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Game #52: Homer Happy Olson, Canha and Piscotty Soar A’s Over Mariners for 7th Straight Win

MLB: Seattle Mariners at Oakland Athletics D. Ross Cameron-USA TODAY Sports

Game Thread #1
Game Thread #2
Game Thread #3

The A’s keep rolling along; racking up yet another victory for their seventh in a row, despite a shortened starting pitching effort by tonight’s starter. The A’s offense more than made up for their pitching tonight; they racked up another three home runs as they finally figured out a way to beat Seattle.

Tonight, more than any other, highlighted what was missing in the first two months of the baseball season, Matt Olson and Mark Canha, both of whom were on display for a brief, yet game-winning, moment in today’s fourth inning, as the A’s survived a wild night by starter Daniel Mengden, who allowed just one run instead of the six he deserved, flipped around a early 1-0 deficit and held on for their seventh win in a row.

This was indeed a nine-inning game, but nearly all the action took place within about four pitches in the fourth inning. Marcus Semien walked to open the fourth inning and looked as if he might be stranded there with two outs until a single by Chad Pinder moved him to second. The A’s, who up until this very moment had made Wade LeBlanc look like Cy Young, rallied quick and hard. Matt Olson, on his very first pitch, hit the ball to dead center field to score all three runs and flip around the 1-0 deficit into a 3-1 lead in short order. Cue one pitch, a ball, before Mark Canha lined up the back-to-back on the very next pitch, giving the A’s the 4-1 lead.

This game must have been horrendously frustrating for Seattle fans as they watched their team leave fifteen runners on base throughout the game, from a unique combination of hitter ineptitude by the Seattle lineup and effective wildness by the A’s pitchers. A one-out walk in the first and two two-out singles scored the first run for Seattle in the first inning, but they left the bases loaded. They’d leave two more on in the second, and the A’s barely escaped the third, thanks to the most improved defender in baseball, Marcus Semien, who with two on and one out, scooped a ball at shortstop from a seated position and threw the ball at the only base he could reach, third, as Matt Chapman scooped the throw and recorded the out. Another walk loaded the bases again, and only the world’s best strike three call on Mallex Smith’s 2-2 pitch; a call Mengen absolutely did not deserve, got the A’s out of the inning.

Meanwhile, the A’s went nine-up, nine-down through three; the only baserunner was Ramon Laureano after his single, and he was promptly erased in a double-play.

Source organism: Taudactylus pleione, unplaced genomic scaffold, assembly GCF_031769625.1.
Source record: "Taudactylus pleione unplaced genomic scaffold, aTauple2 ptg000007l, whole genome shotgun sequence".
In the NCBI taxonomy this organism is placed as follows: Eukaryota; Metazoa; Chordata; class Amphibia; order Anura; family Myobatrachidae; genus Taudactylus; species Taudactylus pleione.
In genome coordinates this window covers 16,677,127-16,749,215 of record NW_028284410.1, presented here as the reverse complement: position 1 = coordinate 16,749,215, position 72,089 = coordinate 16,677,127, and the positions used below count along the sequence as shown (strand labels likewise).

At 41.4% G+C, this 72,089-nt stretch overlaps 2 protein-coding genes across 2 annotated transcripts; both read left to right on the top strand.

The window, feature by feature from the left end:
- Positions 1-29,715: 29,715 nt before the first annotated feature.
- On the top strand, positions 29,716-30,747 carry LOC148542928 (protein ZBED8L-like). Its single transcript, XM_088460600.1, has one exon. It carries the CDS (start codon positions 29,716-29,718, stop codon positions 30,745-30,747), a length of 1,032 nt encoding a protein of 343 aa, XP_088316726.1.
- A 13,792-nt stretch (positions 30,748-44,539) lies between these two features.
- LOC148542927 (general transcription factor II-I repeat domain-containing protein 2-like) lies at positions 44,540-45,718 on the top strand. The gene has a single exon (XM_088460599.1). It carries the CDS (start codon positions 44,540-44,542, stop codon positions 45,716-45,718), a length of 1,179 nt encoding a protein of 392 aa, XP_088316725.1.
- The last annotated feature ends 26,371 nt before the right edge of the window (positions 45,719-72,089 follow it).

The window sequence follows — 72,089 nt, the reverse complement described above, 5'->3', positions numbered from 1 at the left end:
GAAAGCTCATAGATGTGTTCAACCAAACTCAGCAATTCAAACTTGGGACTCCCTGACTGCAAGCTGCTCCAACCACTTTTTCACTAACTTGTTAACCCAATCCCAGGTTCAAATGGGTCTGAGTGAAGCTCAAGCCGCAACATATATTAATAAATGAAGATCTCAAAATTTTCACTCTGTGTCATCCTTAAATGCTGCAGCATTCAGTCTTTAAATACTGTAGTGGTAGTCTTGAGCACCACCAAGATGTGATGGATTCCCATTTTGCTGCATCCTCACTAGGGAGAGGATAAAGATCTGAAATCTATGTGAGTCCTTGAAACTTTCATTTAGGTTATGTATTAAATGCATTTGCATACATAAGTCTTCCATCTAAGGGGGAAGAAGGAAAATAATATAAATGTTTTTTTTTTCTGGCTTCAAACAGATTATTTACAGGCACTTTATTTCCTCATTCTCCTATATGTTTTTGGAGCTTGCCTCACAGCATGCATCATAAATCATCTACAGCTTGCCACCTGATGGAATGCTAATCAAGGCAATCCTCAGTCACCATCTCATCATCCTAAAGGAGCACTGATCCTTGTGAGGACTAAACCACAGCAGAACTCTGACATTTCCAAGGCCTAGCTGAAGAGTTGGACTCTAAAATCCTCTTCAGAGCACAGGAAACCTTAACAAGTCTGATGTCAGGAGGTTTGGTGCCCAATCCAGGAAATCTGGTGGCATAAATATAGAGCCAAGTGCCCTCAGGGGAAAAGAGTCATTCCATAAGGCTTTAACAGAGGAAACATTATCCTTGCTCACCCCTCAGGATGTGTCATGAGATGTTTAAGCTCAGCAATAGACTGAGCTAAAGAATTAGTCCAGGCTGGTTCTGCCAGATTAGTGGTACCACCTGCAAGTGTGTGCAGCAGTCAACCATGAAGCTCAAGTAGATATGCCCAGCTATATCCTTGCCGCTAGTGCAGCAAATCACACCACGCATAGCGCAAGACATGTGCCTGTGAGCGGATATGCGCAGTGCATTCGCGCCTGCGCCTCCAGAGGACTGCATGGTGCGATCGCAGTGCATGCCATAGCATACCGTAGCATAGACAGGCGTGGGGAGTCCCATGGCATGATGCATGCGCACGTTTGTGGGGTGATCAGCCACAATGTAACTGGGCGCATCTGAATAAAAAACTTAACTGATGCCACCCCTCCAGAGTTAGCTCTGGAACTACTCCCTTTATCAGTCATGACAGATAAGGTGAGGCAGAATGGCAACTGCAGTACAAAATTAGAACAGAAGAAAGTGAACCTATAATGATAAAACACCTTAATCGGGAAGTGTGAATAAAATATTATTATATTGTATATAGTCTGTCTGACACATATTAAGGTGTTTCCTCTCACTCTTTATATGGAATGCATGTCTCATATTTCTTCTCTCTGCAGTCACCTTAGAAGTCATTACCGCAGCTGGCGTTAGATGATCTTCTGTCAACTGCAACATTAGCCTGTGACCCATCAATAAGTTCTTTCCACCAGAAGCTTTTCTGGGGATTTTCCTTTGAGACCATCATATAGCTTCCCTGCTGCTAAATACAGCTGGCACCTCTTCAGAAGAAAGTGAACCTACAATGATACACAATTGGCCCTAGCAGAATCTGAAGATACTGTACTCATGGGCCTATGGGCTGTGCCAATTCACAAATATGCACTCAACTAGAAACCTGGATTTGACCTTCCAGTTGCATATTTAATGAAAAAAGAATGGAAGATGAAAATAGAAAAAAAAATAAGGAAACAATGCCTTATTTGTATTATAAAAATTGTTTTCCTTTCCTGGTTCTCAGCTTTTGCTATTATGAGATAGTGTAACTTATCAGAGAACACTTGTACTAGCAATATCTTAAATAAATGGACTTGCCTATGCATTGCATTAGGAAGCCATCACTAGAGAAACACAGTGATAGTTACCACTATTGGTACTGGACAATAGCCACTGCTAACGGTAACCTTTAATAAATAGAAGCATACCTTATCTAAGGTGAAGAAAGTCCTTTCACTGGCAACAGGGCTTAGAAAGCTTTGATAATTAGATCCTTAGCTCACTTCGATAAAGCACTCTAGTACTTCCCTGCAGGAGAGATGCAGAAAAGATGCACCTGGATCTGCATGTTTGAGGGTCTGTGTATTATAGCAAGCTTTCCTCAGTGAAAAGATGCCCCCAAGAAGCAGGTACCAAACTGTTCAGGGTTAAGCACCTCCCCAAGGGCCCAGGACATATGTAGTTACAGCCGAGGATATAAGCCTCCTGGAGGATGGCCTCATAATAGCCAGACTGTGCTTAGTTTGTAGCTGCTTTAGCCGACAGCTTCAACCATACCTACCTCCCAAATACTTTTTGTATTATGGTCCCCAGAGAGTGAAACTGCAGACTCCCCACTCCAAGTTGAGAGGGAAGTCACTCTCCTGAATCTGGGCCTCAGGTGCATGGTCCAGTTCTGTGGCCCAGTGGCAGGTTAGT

We headed to the fourth inning; feeling like the A’s were down 6-0 instead of the 1-0 deficit, and despite a mostly clean inning, it was Mengden’s last. Mengden finished with a line of 4.0 innings, a very inefficient 99 pitches (only 55 of which were strikes, in case you were wondering), and five walks. Of course, he didn’t earn the win (Lou Trivino did), but even somewhat terribly, he kept the A’s in the game.

After the A’s stellar fourth inning comeback, the A’s bullpen kicked into gear; the only hiccup on the night was the one run allowed by Petit. Hendriks, Petit, Trivino, and Treinen shut down the Mariners effectively for five innings; the A’s original four runs would have held up, but as Semien stole second base in the seventh, Laureano came in to score on the errant throw for the A’s fifth run, and just when Treinen was cued up for the save opportunity, Stephen Piscotty hit the A’s third home run to give the A’s the comfortable (at the time) lead in the eighth, allowing them to survive the ninth. A leadoff walk and two two-out singles allowed by Treinen loaded the bases yet again for the Mariners, but a lineout to Olson ended the game, and secured the team win.

This was a hard-fought game for the A’s; one they won even though Mengden should have imploded at multiple points; he found for just enough outs to keep the A’s in the game early, and Treinen found just enough outs to secure the game late. The A’s offense (even minus Khris Davis) is showing up night after night and the A’s are winning game after game, racking up their seventh win to go a game over the .500 mark.

These are the A’s we’ve been yearning for since the magical run of June-October of 2018. The one where you show up every night to see what the A’s have in store and it’s nothing short of magical. Enjoy this moment; the A’s are going for their eighth (possibly ninth) in a row tomorrow at 1:07PM. Mike Fiers vs. Yusei Kikuchi. We’ll see you back here for all the action!